The story of Scotland’s forthcoming referendum on independence, which takes place on Thursday, is about many different things—the majority of which have received very little attention from a mainstream press determined to interpret the debate through a tired prism of establishment parties, establishment politicians, and establishment narratives. One of those things is about what happens when big, nominally social-democratic political institutions—in Britain’s case, the pro-union Labour Party—sign up to the prevailing economic orthodoxy, leaving those who feel excluded by a doctrine of free-market fundamentalism with no one to represent them. Another is about the cracks that open up when an era of widespread, popular disillusionment with authority coincides with a vote in which almost every organ of authority—be it political, financial, or editorial—is advocating on one side of the argument, while all the popular momentum lies with the other.Well, great. We could all use some new economic thinking focused on greater equality. Let's shake up the status quo. But where are the ideas? What are they? And if the Scottish National Party has some, why haven't they done anything about implementing them during their reign in the Scottish Parliament? They said devolution would make things better for Scots. It has not. So now they say they need full independence to do more for Scots. That won't help, either.
Perhaps most importantly though, it’s a story about the emergence of a generation that has big and radical thoughts, at a time when all the ideological questions that matter are supposedly long-settled and when big, radical thoughts are distinctly out of fashion. To the alarm of just about everyone else, it’s a story about a generation that displays little instinctive faith in the status quo.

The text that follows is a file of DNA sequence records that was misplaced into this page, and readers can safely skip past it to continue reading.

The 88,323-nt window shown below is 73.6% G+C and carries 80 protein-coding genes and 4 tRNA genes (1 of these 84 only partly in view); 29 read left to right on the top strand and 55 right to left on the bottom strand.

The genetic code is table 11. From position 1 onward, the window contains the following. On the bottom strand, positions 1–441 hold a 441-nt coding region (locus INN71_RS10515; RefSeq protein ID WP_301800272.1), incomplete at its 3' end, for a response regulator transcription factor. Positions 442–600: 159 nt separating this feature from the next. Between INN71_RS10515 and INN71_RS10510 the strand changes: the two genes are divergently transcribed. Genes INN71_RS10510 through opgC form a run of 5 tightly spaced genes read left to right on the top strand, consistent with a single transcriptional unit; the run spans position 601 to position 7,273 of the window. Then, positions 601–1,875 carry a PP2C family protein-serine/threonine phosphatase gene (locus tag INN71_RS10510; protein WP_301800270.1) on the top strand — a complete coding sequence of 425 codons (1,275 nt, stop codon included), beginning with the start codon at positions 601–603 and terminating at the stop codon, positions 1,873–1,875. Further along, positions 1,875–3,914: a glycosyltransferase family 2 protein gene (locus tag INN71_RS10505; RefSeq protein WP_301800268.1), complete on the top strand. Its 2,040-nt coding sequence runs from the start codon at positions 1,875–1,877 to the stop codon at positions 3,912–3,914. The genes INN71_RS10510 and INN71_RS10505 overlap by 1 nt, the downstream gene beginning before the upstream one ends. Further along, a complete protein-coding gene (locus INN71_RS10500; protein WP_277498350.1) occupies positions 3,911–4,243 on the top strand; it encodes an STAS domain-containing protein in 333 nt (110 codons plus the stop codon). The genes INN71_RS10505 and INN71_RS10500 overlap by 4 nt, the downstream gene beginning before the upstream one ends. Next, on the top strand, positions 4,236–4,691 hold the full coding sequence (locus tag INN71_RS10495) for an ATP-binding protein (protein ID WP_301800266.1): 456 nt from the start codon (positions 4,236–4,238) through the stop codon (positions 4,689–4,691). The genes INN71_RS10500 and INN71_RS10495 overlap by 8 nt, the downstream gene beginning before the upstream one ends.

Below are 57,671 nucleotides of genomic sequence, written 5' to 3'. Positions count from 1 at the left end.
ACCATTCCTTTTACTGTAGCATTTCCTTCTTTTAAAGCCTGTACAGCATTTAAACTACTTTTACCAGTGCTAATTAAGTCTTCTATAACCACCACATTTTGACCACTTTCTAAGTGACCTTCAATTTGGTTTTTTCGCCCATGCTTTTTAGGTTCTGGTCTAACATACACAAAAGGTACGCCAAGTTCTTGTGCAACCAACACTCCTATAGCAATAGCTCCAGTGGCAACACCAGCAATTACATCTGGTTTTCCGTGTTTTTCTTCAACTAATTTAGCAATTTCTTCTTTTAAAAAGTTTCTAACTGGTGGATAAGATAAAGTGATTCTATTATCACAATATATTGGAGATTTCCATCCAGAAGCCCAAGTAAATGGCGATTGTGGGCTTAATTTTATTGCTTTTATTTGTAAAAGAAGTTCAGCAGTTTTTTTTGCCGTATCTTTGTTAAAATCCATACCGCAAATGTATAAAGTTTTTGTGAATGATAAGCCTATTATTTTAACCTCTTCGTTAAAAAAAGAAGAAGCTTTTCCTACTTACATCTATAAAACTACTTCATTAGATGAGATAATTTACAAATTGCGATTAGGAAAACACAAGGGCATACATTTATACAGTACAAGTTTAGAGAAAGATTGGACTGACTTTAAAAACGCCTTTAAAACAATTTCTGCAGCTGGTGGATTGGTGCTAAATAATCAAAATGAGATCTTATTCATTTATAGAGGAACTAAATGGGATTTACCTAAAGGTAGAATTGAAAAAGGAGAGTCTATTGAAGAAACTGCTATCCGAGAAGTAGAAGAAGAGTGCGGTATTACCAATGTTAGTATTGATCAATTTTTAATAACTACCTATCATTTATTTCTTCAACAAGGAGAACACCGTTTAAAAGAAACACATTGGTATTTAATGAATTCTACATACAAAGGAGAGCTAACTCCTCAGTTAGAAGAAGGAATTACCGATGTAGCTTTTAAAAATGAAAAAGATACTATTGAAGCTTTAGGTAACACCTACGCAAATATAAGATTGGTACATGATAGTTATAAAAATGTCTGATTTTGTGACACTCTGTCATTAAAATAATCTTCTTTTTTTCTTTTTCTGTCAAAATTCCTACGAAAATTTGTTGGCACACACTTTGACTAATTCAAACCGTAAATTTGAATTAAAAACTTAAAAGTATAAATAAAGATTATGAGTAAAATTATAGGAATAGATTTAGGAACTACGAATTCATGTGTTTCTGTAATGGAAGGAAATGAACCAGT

It upsets me to see that young Scots think independence is some kind of new and radical idea. (My sons are pro-independence for the same reason.) But tribalism is not new; it is the oldest idea of all. If you ask me, at base there is no difference between Scottish independence and "kill all the Amalekites, every one." Or World War I. At base they are the same old sin of insisting that we are different from them, and better. Real radicalism, the kind that came out of the Enlightenment and has led to democracy and just about everything ever done in modern times to help poor people, is international. Real radicalism shuns tribalism, which is fundamentally a conservative sentiment.
I understand that left-wing Scots feel frustrated at always being outvoted by more conservative people in southern Britain. But so do left-wing people in northern Britain and for that matter in London. If Scotland secedes, that will entrench the conservatives in power in Britain, and no matter what any future Scottish government does their economy will remain dependent on London for generations, which means that by seceding the Scots will give up all power over the government that mainly controls their economy. Great idea. Every economist who has looked at the numbers says that independence will hurt Scotland economically, stealing around $5,000 from every Scottish family over the next few years. How is that going to help struggling neighborhoods?
Ask people in Slovakia or Turkmenistan if independence helped them.
If Scots are unhappy with their political choices, they should found new parties, or take over the Labour Party. If they think that will be easier in Scotland than it would be across all of Britain, they are mistaken.
Making the world better is hard. There are no easy ways to do it. Pro-independence Scots seem to think that this independence referendum is a shortcut to a more just and equal society. They are mistaken. Whether the referendum passes or fails, they will soon learn this hard truth.